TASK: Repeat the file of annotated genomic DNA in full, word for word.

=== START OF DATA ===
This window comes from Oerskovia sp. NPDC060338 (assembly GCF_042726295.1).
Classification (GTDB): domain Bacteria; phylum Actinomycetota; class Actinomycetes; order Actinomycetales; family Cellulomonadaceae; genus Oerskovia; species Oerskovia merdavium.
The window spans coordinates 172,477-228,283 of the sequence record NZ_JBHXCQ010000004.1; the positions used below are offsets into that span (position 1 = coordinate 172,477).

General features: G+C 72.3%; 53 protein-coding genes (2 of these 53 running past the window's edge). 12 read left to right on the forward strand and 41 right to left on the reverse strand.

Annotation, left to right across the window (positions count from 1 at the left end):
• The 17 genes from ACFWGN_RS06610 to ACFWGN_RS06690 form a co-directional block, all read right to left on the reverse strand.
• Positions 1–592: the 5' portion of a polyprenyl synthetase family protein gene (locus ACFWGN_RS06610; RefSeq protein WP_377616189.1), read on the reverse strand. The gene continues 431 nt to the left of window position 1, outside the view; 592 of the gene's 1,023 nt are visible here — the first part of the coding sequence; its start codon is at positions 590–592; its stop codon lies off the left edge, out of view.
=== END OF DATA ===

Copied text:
This window comes from Oerskovia sp. NPDC060338 (assembly GCF_042726295.1).
Classification (GTDB): domain Bacteria; phylum Actinomycetota; class Actinomycetes; order Actinomycetales; family Cellulomonadaceae; genus Oerskovia; species Oerskovia merdavium.
The window spans coordinates 172,477-228,283 of the sequence record NZ_JBHXCQ010000004.1; the positions used below are offsets into that span (position 1 = coordinate 172,477).

General features: G+C 72.3%; 53 protein-coding genes (2 of these 53 running past the window's edge). 12 read left to right on the forward strand and 41 right to left on the reverse strand.

Annotation, left to right across the window (positions count from 1 at the left end):
• The 17 genes from ACFWGN_RS06610 to ACFWGN_RS06690 form a co-directional block, all read right to left on the reverse strand.
• Positions 1–592: the 5' portion of a polyprenyl synthetase family protein gene (locus ACFWGN_RS06610; RefSeq protein WP_377616189.1), read on the reverse strand. The gene continues 431 nt to the left of window position 1, outside the view; 592 of the gene's 1,023 nt are visible here — the first part of the coding sequence; its start codon is at positions 590–592; its stop codon lies off the left edge, out of view.